Saturday, December 2, 2006

Evaluating Print Sources

Evaluating Print Sources


Enough resources are needed to:

Support your argument

Include a variety of viewpoints and materials


Variety is necessary. Include many different resources.

Primary Sources

Contemporary accounts of an event and original documents

Examples: letters, diaries, audio-recordings of speeches, newspaper articles
Secondary Resources

Retrospective sources based on primary resources; include scientific or scholarly analysis
Examples: books, articles, editorials, reviews, scientific studies

Date of Publication

When was the source published? Remember the Information Timetable. Depending on the topic of research different materials from different time periods will be used.

Current Events ResearchUse resources that are recent and reflect current attitudes.

Historical ResearchUse a variety of resources from different time periods including both Primary and Secondary resources.

Quality and Reliability

When choosing your resources, the most difficult task is determining their quality and reliability.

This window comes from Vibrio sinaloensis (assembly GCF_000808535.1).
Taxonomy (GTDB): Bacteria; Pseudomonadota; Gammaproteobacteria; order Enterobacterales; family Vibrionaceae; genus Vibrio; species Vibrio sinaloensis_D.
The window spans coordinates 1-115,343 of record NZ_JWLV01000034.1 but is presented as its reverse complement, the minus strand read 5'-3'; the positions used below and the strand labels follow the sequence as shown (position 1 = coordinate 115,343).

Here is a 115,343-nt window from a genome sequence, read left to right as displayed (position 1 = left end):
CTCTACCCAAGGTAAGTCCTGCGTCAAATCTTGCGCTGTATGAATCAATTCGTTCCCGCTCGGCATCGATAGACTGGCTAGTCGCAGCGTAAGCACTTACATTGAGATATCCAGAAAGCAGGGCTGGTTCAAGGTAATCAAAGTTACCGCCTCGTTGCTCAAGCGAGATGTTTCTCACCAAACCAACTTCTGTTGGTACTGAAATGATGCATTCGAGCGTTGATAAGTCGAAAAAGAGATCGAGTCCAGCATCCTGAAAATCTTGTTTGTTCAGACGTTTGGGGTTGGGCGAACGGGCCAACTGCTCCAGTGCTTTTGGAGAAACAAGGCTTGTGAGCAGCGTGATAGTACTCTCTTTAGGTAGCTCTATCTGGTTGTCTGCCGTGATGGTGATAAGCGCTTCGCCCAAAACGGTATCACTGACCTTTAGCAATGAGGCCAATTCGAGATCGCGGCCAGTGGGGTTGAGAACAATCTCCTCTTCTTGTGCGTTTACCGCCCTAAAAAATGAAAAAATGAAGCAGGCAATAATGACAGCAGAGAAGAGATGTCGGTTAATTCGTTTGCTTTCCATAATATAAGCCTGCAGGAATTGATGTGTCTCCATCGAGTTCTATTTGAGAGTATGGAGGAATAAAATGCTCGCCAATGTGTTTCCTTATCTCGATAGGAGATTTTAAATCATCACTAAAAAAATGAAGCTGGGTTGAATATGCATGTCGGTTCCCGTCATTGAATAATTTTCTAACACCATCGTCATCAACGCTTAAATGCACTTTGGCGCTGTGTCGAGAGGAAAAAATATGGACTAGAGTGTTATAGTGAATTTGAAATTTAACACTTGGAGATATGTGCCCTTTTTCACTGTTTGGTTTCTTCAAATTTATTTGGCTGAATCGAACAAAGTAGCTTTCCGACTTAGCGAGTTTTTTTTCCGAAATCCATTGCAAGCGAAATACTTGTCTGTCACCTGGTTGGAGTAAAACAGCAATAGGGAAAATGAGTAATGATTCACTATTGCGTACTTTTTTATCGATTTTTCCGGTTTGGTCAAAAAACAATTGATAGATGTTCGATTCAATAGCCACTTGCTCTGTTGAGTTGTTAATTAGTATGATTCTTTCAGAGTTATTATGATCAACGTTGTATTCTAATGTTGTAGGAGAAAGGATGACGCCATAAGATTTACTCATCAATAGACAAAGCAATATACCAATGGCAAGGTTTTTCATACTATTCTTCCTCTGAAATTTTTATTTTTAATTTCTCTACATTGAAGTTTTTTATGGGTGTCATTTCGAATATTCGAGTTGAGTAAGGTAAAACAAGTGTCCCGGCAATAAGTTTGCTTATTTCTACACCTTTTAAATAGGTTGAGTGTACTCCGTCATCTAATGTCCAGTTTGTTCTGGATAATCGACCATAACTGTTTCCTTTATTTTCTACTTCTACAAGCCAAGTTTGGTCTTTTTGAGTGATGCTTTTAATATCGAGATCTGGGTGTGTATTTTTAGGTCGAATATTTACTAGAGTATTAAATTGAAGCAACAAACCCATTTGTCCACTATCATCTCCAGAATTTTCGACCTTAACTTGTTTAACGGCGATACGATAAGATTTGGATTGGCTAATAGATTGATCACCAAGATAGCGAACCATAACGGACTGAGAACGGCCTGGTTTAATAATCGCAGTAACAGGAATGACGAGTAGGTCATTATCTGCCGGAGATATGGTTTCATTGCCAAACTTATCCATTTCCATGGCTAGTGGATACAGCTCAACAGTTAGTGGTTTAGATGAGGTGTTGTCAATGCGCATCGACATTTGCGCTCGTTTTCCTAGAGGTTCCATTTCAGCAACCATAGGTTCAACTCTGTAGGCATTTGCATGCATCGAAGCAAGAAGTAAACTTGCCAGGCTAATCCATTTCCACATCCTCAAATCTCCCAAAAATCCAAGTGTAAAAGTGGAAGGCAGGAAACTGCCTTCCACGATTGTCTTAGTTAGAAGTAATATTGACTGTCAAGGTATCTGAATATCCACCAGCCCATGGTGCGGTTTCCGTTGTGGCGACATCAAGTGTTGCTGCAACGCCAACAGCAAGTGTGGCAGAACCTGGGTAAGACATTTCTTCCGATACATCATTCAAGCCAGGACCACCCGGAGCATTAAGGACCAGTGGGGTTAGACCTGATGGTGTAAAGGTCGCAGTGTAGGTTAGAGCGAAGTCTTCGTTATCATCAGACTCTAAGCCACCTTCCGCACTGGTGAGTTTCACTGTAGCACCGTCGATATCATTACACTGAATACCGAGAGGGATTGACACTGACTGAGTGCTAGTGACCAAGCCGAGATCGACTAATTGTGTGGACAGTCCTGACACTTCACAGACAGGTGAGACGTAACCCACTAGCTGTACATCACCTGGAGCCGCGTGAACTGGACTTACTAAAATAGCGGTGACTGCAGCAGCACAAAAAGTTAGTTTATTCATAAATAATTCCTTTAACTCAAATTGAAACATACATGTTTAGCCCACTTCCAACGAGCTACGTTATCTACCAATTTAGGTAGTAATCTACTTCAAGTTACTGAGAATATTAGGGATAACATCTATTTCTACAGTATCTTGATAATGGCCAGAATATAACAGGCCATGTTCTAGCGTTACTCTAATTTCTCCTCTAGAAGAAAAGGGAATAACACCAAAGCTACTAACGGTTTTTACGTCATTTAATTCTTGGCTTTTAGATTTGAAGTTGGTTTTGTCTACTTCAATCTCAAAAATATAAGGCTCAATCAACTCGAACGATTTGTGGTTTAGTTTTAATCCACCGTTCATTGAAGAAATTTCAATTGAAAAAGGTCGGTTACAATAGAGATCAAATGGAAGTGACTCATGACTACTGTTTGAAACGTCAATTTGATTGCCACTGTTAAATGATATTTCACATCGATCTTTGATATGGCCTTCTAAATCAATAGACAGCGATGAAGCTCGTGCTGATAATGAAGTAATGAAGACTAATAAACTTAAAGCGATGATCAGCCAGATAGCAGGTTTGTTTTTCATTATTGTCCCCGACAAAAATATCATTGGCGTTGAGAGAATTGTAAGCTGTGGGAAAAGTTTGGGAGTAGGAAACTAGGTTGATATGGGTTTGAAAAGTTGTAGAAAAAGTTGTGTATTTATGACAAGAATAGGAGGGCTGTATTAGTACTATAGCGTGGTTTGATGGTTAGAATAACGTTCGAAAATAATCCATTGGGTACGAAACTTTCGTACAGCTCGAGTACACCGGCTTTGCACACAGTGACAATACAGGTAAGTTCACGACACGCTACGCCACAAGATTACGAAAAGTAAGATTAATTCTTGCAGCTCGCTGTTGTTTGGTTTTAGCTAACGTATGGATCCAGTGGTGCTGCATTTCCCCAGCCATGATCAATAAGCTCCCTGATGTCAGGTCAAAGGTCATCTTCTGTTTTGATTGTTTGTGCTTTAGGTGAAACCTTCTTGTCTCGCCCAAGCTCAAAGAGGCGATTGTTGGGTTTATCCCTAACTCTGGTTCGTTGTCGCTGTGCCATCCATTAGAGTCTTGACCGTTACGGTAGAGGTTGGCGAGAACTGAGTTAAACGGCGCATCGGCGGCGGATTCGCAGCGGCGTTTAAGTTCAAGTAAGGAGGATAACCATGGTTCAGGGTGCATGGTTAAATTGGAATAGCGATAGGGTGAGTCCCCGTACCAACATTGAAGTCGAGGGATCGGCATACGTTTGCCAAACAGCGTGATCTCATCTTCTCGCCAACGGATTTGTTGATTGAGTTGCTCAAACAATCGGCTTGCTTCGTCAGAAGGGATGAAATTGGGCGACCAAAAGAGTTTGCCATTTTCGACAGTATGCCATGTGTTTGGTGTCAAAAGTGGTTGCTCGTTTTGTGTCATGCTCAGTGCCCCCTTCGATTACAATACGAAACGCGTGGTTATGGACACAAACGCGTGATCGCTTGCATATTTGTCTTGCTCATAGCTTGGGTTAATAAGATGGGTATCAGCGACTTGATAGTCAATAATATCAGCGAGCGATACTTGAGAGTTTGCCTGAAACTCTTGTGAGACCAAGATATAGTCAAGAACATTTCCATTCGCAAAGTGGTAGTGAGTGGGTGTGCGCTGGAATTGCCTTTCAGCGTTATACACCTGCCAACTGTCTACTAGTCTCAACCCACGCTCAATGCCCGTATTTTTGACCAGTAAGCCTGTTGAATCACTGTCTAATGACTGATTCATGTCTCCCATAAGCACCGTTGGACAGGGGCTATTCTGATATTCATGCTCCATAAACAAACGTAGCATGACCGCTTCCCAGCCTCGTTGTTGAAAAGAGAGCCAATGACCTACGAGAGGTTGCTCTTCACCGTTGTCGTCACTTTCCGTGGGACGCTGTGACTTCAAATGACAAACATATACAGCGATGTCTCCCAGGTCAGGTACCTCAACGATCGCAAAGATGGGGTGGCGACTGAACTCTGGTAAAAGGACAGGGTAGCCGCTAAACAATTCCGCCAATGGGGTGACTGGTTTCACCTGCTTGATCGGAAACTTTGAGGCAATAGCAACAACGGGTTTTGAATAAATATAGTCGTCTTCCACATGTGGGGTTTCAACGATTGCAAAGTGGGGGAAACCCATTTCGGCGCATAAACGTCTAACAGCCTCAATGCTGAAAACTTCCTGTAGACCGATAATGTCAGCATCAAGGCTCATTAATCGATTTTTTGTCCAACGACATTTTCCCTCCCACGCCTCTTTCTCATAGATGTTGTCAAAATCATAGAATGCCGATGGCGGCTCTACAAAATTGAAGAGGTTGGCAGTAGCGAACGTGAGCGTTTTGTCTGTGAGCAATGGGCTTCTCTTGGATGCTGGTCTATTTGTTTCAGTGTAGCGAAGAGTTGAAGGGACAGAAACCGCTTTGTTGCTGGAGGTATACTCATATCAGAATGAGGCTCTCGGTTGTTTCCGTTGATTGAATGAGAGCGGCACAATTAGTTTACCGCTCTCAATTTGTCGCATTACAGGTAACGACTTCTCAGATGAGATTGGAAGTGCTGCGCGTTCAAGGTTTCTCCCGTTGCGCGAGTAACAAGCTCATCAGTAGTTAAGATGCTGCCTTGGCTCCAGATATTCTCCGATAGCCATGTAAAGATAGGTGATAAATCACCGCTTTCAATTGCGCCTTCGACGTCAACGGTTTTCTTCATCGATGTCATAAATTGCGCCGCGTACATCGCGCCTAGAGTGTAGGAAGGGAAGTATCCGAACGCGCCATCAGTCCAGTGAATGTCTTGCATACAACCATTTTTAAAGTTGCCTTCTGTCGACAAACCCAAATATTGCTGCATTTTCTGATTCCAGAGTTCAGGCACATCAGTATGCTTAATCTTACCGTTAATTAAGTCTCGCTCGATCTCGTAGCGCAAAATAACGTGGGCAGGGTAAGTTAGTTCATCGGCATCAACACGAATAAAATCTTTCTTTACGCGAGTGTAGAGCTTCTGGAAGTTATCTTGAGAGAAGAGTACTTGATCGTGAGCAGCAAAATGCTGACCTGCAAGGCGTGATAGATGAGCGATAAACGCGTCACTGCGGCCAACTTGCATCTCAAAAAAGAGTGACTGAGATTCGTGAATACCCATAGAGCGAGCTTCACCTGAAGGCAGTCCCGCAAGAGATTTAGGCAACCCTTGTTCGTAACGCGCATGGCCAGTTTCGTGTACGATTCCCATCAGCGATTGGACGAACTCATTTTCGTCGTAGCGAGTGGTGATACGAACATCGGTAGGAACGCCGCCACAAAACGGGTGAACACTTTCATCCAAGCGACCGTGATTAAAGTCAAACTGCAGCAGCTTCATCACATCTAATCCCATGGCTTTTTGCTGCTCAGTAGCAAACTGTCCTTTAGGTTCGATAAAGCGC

This is particularly problematic when a source is found through the Internet. Some factors to think about when assessing the quality and reliability of a publication are:

What is the tone?

Who is the intended audience?

What is the purpose of the publication?

What assumptions does the author make?

What are the bases of the author's conclusions?

Does the author agree or disagree with other authors of the subject?

Does the content agree with what you know or have learned about the issue?

To help determine this, it might also help to look over the source's documentation and read some reviews of the source.

Additional Resources

Does the source provide other leads?

Documentation (i.e., footnotes and bibliography)

Provides additional resources

Substantiates the author's research

Cramer, Steven. "Part 6: Evaluating Sources." Guide to Library Research. 22 January 2001. Duke Unisversity. 15 Nov 2006 .

Friday, December 1, 2006

Evaluating Web Pages

Evaluating Web Pages for Credibility


Who wrote the page?

Look for the author's name near the top or the bottom of the page. If you can't find a name, look for a copyright credit (©) or link to an organization.

What are the author's credentials?

Look for biographical information or the author's affiliations (university department, organization, corporate title, etc.).

Can you verify the author's credentials? Could the credentials be made up?